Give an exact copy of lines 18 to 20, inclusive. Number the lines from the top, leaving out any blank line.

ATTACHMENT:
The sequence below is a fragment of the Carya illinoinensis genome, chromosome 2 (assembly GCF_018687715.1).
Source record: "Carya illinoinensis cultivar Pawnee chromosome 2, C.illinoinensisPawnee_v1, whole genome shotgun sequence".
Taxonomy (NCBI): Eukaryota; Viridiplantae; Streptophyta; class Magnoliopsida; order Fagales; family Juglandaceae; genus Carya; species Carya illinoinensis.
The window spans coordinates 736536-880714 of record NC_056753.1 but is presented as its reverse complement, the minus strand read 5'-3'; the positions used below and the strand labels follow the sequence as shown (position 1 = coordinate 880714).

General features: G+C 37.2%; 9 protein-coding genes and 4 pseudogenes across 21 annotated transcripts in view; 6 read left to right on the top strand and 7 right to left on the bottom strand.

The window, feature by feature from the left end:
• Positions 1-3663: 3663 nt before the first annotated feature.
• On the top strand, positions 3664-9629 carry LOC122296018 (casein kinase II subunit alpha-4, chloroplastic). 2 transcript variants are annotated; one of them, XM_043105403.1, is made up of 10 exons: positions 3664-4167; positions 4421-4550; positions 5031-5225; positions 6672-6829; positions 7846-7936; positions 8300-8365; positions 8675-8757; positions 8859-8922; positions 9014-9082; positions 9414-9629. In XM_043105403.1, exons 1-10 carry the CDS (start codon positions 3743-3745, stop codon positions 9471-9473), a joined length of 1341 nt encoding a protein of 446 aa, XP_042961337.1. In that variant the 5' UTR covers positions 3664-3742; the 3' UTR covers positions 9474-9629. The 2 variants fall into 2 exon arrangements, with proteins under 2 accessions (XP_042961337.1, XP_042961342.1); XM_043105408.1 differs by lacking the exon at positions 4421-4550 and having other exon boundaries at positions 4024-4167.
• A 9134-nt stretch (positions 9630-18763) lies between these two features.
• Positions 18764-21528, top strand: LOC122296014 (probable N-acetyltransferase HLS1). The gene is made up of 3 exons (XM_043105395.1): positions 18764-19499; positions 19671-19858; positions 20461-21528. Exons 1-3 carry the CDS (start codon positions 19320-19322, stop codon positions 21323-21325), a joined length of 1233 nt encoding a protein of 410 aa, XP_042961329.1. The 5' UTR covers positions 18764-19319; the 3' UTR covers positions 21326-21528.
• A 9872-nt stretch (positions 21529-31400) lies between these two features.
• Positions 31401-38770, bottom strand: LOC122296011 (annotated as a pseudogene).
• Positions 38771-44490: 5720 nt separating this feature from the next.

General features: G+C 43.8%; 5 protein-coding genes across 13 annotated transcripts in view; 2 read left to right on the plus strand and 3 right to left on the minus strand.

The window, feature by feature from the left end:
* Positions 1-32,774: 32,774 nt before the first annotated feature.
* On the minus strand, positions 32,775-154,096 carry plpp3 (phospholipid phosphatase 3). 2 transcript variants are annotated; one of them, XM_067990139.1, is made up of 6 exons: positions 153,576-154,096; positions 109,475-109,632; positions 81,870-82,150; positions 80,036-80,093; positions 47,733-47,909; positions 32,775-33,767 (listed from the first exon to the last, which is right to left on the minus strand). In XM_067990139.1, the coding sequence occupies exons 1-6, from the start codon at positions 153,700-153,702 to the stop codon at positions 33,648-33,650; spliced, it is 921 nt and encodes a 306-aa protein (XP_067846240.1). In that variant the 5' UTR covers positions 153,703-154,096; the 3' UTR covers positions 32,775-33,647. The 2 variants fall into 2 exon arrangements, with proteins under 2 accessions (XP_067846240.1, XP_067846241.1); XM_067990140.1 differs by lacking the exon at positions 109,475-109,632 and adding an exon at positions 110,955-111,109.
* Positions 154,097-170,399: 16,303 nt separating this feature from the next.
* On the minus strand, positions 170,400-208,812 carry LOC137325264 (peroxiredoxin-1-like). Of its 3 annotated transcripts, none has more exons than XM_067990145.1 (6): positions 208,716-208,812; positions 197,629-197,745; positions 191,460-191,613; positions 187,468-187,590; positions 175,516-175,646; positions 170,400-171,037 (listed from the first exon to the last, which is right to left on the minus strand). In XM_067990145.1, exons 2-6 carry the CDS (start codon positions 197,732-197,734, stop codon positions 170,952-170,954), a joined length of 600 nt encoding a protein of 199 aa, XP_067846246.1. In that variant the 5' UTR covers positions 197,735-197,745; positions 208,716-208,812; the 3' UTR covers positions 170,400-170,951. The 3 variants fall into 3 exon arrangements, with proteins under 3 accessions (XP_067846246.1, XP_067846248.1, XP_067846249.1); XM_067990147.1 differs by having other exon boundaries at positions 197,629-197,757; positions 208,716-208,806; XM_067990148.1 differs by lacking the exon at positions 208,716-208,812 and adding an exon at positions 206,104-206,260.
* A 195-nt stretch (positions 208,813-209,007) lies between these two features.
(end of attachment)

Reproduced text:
* Positions 154,097-170,399: 16,303 nt separating this feature from the next.
* On the minus strand, positions 170,400-208,812 carry LOC137325264 (peroxiredoxin-1-like). Of its 3 annotated transcripts, none has more exons than XM_067990145.1 (6): positions 208,716-208,812; positions 197,629-197,745; positions 191,460-191,613; positions 187,468-187,590; positions 175,516-175,646; positions 170,400-171,037 (listed from the first exon to the last, which is right to left on the minus strand). In XM_067990145.1, exons 2-6 carry the CDS (start codon positions 197,732-197,734, stop codon positions 170,952-170,954), a joined length of 600 nt encoding a protein of 199 aa, XP_067846246.1. In that variant the 5' UTR covers positions 197,735-197,745; positions 208,716-208,812; the 3' UTR covers positions 170,400-170,951. The 3 variants fall into 3 exon arrangements, with proteins under 3 accessions (XP_067846246.1, XP_067846248.1, XP_067846249.1); XM_067990147.1 differs by having other exon boundaries at positions 197,629-197,757; positions 208,716-208,806; XM_067990148.1 differs by lacking the exon at positions 208,716-208,812 and adding an exon at positions 206,104-206,260.
* A 195-nt stretch (positions 208,813-209,007) lies between these two features.